A). Workplace violence is a frustrating problem facing our company today. While more and more information on the causes of violence and how to handle it are becoming known, there is often no reasonable justification for this type of conduct and, despite everything we know or do, violent situations continue to happen. It is impossible to sum up the costs of workplace violence, because a single incident can have far-reaching consequences. There can be the immediate and profound loss of life or physical/psychological repercussions felt by the victim as well as the victim's family, friends, and co-workers; the loss of productivity and morale that sweeps through an organization after a violent incident; and the public relations which impact an employer when news of violence reaches the media.
Workplace violence affects other areas as well depending on the category and type of violence involved in each individual situation. Workplace violence falls into four broad categories. Type 1 involves violent acts by criminals who have no other connection with the workplace, but enter to commit robbery or another crime. Type 2 stems from violence directed at employees by customers, clients, patients, students, inmates, or any others for whom an organization provides services. Type 3 is violence exhibited against coworkers, supervisors, or managers by a present or former employee (most aggressive form in our company). Type 4 deals with violence committed in the workplace by someone who doesn’t work there, but has a personal relationship with an employee (an abusive spouse or domestic partner) ( Valentine, S., Human Resource Management).The adverse and most concerning workplace violence repercussions that impact our organization and individuals is wide-ranging and includes: temporary/permanent absence of skilled employee, psychological damage, property damage, theft, productivity impairments, increased security costs, increased workers' compensation costs, and increased personnel costs (Eugene A. Rugala. U.S. Department of Justice).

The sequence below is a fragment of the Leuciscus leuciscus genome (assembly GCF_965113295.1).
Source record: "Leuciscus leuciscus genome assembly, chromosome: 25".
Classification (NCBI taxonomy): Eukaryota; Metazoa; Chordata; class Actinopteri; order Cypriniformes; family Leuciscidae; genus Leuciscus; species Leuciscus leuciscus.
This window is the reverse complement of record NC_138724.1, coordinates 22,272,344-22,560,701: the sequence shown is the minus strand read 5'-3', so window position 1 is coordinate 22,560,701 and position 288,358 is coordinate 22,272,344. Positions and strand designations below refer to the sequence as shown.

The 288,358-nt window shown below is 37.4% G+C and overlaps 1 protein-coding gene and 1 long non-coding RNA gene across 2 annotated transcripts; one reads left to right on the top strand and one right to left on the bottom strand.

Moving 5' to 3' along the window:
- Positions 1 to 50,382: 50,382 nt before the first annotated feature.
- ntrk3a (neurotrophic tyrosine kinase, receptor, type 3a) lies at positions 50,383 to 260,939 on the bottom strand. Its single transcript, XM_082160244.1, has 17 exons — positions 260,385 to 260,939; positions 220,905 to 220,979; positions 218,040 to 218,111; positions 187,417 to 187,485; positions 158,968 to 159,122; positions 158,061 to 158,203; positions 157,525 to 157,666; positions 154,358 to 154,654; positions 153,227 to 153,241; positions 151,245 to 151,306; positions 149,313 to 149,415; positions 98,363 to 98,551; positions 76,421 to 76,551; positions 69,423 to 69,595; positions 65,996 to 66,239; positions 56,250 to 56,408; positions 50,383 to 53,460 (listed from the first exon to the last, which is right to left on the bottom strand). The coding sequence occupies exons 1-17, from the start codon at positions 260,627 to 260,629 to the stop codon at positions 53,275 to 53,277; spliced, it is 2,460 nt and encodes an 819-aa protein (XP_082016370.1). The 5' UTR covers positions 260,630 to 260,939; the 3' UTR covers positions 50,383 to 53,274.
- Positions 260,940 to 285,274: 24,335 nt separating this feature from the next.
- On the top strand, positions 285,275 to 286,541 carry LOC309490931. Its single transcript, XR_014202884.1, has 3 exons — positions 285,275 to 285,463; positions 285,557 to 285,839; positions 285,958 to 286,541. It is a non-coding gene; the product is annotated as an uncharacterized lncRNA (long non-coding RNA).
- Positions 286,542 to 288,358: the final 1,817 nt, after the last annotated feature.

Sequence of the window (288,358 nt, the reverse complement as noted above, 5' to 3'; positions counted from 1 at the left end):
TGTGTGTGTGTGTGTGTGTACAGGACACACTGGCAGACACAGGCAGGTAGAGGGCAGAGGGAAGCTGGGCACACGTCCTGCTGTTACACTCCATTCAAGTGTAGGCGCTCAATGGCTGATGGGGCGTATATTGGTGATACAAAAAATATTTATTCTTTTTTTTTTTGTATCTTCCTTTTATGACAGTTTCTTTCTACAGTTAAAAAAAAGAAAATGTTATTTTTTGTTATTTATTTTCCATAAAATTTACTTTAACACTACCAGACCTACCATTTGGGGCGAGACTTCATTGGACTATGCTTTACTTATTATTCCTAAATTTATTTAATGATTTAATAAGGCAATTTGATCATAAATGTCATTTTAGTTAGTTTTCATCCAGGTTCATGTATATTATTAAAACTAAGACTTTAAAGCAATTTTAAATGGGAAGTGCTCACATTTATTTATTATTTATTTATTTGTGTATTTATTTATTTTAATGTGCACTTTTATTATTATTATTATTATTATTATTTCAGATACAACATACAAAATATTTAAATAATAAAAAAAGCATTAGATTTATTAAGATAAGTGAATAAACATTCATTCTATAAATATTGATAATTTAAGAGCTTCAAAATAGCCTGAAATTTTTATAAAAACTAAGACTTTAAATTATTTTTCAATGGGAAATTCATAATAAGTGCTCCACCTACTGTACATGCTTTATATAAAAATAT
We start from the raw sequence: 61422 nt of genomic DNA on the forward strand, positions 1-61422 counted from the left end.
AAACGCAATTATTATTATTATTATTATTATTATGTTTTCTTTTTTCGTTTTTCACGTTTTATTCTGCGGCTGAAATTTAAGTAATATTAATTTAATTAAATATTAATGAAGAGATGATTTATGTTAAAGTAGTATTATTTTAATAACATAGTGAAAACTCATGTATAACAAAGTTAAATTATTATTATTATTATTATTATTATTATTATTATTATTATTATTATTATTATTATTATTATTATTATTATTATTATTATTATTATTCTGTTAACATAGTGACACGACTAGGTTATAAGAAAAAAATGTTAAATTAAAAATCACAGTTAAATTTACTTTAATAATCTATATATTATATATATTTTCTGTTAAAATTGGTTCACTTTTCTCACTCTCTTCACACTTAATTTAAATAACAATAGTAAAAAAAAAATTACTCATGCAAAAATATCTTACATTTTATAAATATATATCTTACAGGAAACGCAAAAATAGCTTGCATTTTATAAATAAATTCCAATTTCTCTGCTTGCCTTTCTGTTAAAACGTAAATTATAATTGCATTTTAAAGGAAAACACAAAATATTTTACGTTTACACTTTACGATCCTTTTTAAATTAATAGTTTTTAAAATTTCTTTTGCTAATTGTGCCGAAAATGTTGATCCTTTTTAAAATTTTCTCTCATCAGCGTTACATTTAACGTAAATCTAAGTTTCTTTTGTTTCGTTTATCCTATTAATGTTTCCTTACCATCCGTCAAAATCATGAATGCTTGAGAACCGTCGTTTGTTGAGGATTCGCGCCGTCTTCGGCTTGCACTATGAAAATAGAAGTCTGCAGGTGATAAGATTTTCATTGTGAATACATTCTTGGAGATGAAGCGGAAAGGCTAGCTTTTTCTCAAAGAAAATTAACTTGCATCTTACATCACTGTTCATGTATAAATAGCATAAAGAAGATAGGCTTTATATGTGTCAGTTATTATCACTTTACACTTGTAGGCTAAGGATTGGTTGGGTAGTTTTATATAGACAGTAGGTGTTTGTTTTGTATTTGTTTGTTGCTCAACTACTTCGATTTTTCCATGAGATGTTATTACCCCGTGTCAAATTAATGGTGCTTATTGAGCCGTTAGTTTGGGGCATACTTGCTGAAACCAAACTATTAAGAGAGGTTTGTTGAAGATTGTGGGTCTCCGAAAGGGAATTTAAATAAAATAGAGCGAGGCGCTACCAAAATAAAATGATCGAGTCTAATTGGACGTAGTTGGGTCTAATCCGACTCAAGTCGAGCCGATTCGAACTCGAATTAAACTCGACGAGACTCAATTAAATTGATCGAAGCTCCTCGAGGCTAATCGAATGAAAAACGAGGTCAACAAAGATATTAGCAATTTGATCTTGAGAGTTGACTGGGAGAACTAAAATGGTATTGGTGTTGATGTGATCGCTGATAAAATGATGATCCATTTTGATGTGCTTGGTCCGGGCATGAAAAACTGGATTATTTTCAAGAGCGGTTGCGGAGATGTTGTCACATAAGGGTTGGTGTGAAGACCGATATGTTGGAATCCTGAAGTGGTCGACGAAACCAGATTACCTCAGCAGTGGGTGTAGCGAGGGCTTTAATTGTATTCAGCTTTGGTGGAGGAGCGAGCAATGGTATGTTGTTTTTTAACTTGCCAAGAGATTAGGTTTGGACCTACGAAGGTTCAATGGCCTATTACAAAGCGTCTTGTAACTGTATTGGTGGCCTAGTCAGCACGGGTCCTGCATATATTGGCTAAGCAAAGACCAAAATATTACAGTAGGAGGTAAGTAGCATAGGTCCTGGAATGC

B). Employers have a legal and ethical obligation to promote a work environment free from threats and violence. Ways to prevent work place violence involve adopting a workplace violence policy, prevention program, and communicating the policy and program to employees. Ways to incorporate that is by creating a workplace violence response team into our action plan. A violence response team is composed of key managers, security personnel, HR